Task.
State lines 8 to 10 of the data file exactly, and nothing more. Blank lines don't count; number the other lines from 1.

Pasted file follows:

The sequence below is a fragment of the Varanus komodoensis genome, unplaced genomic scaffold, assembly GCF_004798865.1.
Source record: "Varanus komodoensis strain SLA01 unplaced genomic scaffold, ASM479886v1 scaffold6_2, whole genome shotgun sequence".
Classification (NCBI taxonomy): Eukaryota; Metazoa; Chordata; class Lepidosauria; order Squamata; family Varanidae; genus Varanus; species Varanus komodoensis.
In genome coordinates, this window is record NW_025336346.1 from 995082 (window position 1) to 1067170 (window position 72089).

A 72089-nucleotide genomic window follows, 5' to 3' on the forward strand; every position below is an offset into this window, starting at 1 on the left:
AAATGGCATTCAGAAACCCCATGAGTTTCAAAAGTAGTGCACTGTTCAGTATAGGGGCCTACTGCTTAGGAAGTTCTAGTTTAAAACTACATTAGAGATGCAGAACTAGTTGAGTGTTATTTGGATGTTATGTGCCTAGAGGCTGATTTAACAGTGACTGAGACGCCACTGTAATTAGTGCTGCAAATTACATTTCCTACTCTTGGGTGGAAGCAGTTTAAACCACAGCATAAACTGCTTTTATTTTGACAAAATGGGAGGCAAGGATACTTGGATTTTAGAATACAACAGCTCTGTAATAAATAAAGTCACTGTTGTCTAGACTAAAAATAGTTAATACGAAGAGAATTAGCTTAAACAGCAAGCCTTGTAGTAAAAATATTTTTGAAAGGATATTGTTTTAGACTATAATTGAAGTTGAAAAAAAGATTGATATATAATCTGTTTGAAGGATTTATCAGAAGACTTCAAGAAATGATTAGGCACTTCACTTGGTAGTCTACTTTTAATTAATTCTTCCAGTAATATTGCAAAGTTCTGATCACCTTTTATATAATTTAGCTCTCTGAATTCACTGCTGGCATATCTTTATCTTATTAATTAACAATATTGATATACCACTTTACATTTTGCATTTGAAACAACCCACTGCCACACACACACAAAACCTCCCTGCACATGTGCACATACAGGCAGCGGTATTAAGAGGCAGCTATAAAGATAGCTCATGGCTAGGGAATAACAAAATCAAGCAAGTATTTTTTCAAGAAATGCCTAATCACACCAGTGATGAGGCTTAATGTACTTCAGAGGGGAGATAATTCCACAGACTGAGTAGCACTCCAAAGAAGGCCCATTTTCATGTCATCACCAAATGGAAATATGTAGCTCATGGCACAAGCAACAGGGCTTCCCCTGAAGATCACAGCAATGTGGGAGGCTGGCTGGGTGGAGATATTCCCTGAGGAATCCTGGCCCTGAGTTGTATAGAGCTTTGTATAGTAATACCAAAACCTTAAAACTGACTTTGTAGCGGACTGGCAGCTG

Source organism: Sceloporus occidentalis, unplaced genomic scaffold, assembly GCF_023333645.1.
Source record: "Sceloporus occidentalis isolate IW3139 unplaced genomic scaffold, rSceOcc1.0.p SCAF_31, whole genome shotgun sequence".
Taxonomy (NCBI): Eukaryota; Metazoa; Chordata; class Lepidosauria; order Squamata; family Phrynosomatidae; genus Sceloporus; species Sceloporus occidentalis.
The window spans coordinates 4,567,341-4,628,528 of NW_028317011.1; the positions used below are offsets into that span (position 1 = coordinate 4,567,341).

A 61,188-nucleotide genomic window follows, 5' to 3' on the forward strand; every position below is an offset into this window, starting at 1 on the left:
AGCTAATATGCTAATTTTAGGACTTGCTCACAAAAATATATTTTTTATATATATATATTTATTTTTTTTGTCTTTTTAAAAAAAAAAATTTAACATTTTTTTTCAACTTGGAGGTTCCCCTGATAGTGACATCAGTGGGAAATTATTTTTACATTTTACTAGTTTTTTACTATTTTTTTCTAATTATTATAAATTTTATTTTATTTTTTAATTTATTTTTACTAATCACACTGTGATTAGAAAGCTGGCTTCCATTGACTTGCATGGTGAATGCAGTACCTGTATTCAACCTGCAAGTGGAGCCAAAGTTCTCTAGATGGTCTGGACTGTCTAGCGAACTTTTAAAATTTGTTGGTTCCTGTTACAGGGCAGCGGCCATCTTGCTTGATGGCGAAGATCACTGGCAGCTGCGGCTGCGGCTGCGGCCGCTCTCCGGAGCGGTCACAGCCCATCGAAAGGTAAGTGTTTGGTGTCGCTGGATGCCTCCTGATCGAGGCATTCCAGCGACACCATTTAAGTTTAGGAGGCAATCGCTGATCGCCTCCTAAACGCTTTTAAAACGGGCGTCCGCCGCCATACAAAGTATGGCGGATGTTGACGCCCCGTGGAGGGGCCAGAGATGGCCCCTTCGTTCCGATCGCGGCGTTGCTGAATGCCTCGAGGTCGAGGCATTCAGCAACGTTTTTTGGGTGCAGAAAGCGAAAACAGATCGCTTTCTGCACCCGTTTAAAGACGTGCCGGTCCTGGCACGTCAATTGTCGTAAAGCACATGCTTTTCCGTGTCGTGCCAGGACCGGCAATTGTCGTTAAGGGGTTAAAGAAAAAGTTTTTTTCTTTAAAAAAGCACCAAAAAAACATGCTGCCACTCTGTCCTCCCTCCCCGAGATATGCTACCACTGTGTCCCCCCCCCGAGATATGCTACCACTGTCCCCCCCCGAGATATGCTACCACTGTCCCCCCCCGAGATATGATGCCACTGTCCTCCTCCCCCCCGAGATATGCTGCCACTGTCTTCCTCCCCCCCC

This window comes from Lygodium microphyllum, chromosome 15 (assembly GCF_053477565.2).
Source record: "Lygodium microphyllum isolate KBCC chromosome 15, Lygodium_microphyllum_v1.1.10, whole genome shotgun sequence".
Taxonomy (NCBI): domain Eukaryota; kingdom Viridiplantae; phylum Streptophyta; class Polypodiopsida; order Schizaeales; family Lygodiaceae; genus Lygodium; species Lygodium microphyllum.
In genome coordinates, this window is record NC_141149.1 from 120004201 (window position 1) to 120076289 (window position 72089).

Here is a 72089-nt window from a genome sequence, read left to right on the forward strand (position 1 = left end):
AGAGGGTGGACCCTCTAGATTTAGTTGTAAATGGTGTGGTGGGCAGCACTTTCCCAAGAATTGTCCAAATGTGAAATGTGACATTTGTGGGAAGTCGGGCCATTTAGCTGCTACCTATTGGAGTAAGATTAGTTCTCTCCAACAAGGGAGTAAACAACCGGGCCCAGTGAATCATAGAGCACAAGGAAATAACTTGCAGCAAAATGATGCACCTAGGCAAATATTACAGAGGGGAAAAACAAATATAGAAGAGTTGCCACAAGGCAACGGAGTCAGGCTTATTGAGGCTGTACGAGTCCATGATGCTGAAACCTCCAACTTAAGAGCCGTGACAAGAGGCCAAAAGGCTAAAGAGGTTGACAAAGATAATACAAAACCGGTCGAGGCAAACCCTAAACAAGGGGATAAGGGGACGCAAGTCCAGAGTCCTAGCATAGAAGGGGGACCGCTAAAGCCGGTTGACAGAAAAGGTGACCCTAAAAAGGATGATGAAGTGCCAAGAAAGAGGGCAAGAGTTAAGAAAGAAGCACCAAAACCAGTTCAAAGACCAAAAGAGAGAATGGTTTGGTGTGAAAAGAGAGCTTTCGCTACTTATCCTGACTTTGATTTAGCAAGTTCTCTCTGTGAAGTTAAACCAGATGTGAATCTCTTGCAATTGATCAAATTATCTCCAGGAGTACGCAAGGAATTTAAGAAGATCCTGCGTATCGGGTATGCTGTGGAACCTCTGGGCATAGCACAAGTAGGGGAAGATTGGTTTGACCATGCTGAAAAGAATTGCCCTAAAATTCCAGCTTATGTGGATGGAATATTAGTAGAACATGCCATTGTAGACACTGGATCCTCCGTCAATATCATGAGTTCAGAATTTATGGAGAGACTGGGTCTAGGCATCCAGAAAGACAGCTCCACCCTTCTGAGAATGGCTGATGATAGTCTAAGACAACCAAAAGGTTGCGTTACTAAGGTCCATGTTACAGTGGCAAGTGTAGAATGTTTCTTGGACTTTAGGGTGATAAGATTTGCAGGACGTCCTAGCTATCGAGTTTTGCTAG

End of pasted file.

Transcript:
Source record: "Sceloporus occidentalis isolate IW3139 unplaced genomic scaffold, rSceOcc1.0.p SCAF_31, whole genome shotgun sequence".
Taxonomy (NCBI): Eukaryota; Metazoa; Chordata; class Lepidosauria; order Squamata; family Phrynosomatidae; genus Sceloporus; species Sceloporus occidentalis.
The window spans coordinates 4,567,341-4,628,528 of NW_028317011.1; the positions used below are offsets into that span (position 1 = coordinate 4,567,341).